As the U.S. Senate Judiciary Committee exits from the discussion of how to curb frivolous patent litigation, for now, proponents are turning to other efforts to achieve their goals.
Andrew S. Baluch, a Washington, D.C.-based special counsel at Foley & Lardner LLP said several other government entities, including the U.S. Federal Trade Commission and the U.S. Supreme Court, are taking measures that could make it more difficult for holding companies.
"Even if patent reform legislation is on hold in the [Senate] Judiciary Committee, the reforms are moving full speed ahead in all other areas of the government," Baluch said. The Democrat-led committee stalled on a bill after the Republican-led U.S. House of Representatives overwhelmingly passed its version of patent litigation reform in December. Committee chairman, Sen. Patrick Leahy, D-Vt., pulled a bill from consideration Wednesday aimed at penalizing the abusive actions of some holding companies whose primary business model consists of asserting patents and extracting settlements.
But Leahy indicated there were concerns the legislative drafts were overreaching and would unduly impact innovative entities.
"Unfortunately, there has been no agreement on how to combat the scourge of patent trolls on our economy without burdening the companies and universities who rely on the patent system every day to protect their inventions," Leahy said in a statement.
But a bill introduced by Sen. Claire McCaskill, D-Mo., would authorize the Federal Trade Commission to develop and enforce rules prohibiting the distribution of bad faith demand letters. Such demand letters are frequently sent by holding companies to leverage the threat of litigation and obtain royalties.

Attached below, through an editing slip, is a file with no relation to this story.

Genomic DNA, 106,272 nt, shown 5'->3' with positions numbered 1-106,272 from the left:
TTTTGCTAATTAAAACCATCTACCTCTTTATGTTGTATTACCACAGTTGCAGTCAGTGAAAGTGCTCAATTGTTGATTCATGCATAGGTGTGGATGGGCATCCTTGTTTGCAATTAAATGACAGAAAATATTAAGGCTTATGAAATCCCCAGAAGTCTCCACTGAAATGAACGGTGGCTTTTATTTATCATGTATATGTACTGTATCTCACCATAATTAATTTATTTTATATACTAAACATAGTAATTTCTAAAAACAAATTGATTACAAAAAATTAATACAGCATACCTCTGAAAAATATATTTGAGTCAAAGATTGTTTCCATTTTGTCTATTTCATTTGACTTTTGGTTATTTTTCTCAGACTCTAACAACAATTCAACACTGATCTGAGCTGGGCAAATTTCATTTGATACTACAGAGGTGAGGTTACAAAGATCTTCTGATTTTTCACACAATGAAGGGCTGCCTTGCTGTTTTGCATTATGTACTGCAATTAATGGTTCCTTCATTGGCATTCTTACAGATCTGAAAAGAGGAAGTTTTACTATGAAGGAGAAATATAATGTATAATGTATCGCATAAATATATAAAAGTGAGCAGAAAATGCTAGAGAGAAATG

Earlier this month, the Federal Trade Commission submitted a second request for public comments on the agency's proposed investigation into the structure and activities of so-called patent assertion entities, known by their detractors as trolls. Patent experts also point out how two Supreme Court decisions issued last month grant more authority to district court judges to award attorney fees to winning litigants in patent infringement cases.
Lawmakers had actively debated whether to include statutory fee-shifting provisions as part of a comprehensive patent litigation reform bill to discourage frivolous lawsuits.
San Francisco-based Keker & Van Nest LLP partner Ashok Ramani said he would like to see district court judges given more time to work with the America Invents Act and the Supreme Court decisions before Congress considers more legislation.
"I think it's unusual to have pretty significant changes after the first statutory patent change in some sixty years," Ramani said, in reference to the America Invents Act that was passed in 2011 to modernize patent prosecution and reexamination procedures. Mountain View-based Fenwick & West LLP partner Stuart P. Meyer said that different industries have disparate viewpoints on trying to limit patent litigation, making it difficult to craft a compromise bill.
The Biotechnology Industry Organization, a Washington, D.C.-based trade group, released a statement Wednesday in support of Leahy's decision "to remove the controversial patent bill from the Senate Judiciary Committee's agenda until greater stakeholder consensus can be achieved."
The Washington, D.C.-based Software & Information Industry Association threw its support behind lawmakers' efforts.
"At a time when Americans believe our political parties are badly divided, patent reform is one issue that has clear, bipartisan support in Washington," the trade group said in a statement.